She's as volatile as her husband is numb. The vet, reeling from a malpractice suit caught on camera during a botched operation on a horse, implodes. And the more catatonic he gets, the more hilarious Grodin's monosyllabic minimalism seems. Meanwhile, the increasingly frantic filmmaker knocks himself out to ignite some action and verbal exchange. He rents a clown suit to animate the now morose couple, frantically tries to keep it all going as the scientists begin to bail, one by one, and the studio begins having second thoughts. Thus, the man who boasted he'd teach the French a thing or two about montage, and who has backed his footage with wave after wave of soaring, placating '50s-flavored musical tropes, sees the earth cracking open beneath his feet, and his career in flames.
Mort Lindsey, who supplied the relentlessly upbeat music, a symphony of mindless optimism and denial at odds with all that's going on around it, appears in the film. So does filmmaker James L. Brooks who was to give Brooks his best screen role in Broadcast News (1987), -- in a cameo as a driving instructor. Ditto for Brooks' brother, Bob Einstein, seen as the father of a family playing out a role reversal scenario at the testing center. (Psychological testing and its hierarchy and luminaries don't fare much better than Hollywood's here.) By the end, as the filmmaker's dream seems to be crashing down around him as surely as the Yeagers' disintegrating equilibrium, you wonder how such a thorough piece of war correspondence by this guy in a Harpo wig dyed black can result from a broken-field zigzag run through that psychic and emotional minefield known as the American Dream. More than a satire of An American Family, Real Life seems a black comic requiem for a few of America's highly recompensed false gods -- then and now.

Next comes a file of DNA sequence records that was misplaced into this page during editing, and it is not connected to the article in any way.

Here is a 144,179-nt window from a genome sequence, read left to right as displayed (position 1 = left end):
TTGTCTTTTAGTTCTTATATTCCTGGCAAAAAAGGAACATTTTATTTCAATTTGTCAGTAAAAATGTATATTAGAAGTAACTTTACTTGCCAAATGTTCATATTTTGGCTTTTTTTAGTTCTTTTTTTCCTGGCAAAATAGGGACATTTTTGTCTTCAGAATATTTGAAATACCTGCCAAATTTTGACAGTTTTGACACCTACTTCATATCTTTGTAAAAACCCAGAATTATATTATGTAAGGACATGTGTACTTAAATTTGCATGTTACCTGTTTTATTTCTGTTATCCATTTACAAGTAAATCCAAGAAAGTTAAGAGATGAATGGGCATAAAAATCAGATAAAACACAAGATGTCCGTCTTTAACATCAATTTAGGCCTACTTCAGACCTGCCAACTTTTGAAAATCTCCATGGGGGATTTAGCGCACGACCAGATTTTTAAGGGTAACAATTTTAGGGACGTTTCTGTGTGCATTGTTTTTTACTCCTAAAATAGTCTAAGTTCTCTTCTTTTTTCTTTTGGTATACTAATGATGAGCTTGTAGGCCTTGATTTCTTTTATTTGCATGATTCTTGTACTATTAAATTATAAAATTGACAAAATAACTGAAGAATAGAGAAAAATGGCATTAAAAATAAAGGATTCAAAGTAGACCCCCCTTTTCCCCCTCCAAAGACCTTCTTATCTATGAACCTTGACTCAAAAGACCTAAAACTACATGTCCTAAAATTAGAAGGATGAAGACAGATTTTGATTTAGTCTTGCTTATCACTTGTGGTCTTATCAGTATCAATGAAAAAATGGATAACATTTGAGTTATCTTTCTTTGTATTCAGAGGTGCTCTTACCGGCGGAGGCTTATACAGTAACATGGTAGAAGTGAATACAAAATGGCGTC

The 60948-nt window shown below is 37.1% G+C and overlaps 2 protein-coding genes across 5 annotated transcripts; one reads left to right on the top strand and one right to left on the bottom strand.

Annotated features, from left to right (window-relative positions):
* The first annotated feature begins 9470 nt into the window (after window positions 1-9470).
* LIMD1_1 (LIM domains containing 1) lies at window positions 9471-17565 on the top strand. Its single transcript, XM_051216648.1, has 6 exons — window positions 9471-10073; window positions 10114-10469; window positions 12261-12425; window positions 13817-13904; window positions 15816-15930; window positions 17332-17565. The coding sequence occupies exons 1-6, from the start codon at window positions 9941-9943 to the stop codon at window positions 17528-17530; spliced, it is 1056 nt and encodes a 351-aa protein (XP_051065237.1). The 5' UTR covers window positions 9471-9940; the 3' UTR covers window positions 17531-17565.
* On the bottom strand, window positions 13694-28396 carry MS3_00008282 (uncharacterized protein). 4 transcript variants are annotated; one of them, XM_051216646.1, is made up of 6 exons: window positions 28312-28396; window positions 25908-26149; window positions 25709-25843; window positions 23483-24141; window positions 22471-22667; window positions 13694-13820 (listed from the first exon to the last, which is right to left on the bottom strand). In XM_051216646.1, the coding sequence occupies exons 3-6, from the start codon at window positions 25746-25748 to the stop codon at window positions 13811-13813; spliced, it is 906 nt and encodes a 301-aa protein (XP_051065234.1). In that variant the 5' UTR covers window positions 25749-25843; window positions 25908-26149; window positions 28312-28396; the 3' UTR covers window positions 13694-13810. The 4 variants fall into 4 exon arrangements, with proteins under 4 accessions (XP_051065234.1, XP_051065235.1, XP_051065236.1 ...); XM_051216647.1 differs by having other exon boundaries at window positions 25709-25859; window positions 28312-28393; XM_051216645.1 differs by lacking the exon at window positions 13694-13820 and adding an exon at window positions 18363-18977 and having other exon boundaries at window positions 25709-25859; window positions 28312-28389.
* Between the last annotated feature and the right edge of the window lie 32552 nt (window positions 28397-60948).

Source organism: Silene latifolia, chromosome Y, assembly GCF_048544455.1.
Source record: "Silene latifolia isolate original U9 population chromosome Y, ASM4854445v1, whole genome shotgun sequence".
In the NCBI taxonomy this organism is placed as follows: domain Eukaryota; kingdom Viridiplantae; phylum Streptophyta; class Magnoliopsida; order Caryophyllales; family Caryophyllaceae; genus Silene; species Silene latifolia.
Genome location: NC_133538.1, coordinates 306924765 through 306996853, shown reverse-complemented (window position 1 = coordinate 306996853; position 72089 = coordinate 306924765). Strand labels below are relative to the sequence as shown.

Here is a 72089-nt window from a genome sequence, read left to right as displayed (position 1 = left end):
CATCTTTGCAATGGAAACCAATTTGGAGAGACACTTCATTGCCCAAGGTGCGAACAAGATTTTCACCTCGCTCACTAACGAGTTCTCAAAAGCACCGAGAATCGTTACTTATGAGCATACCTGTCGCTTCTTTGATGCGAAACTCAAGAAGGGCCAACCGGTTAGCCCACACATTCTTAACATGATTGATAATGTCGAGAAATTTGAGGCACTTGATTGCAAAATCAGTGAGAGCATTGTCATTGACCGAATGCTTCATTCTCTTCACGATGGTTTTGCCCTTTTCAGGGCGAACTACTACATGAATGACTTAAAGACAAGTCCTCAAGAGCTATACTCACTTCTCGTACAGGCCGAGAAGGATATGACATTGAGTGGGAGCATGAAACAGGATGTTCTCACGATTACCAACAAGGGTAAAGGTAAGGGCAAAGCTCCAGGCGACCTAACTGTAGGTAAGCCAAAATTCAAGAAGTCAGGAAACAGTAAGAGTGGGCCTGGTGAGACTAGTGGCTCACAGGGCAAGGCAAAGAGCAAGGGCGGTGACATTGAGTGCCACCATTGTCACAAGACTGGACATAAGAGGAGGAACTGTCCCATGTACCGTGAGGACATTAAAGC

Producer: Penelope Spheeris
Director: Albert Brooks
Screenplay: Albert Brooks, Monica Mcgowan Johnson, Harry Shearer
Cinematography: Eric Saarinen
Art Direction: Linda Marder, Linda Spheeris
Music: Mort Lindsey
Film Editing: David Finfer
Cast: Dick Haynes (Councilman Harris), Albert Brooks (Albert Brooks), Matthew Tobin (Dr. Howard Hill), J.A. Preston (Dr. Ted Cleary), Joseph Schaffler (Paul Lowell), Phyllis Quinn (Donna Stanley), James Ritz (Jack from Cincinnati), Clifford Einstein (Role Reversal Family Member), Harry Einstein (Role Reversal Family Member), Mandy Einstein (Role Reversal Family Member), Karen Einstein (Role Reversal Family Member), James L. Brooks (Driving Evaluator) Zeke Manners (driver), Charles Grodin (Warren Yeager).
by Jay Carr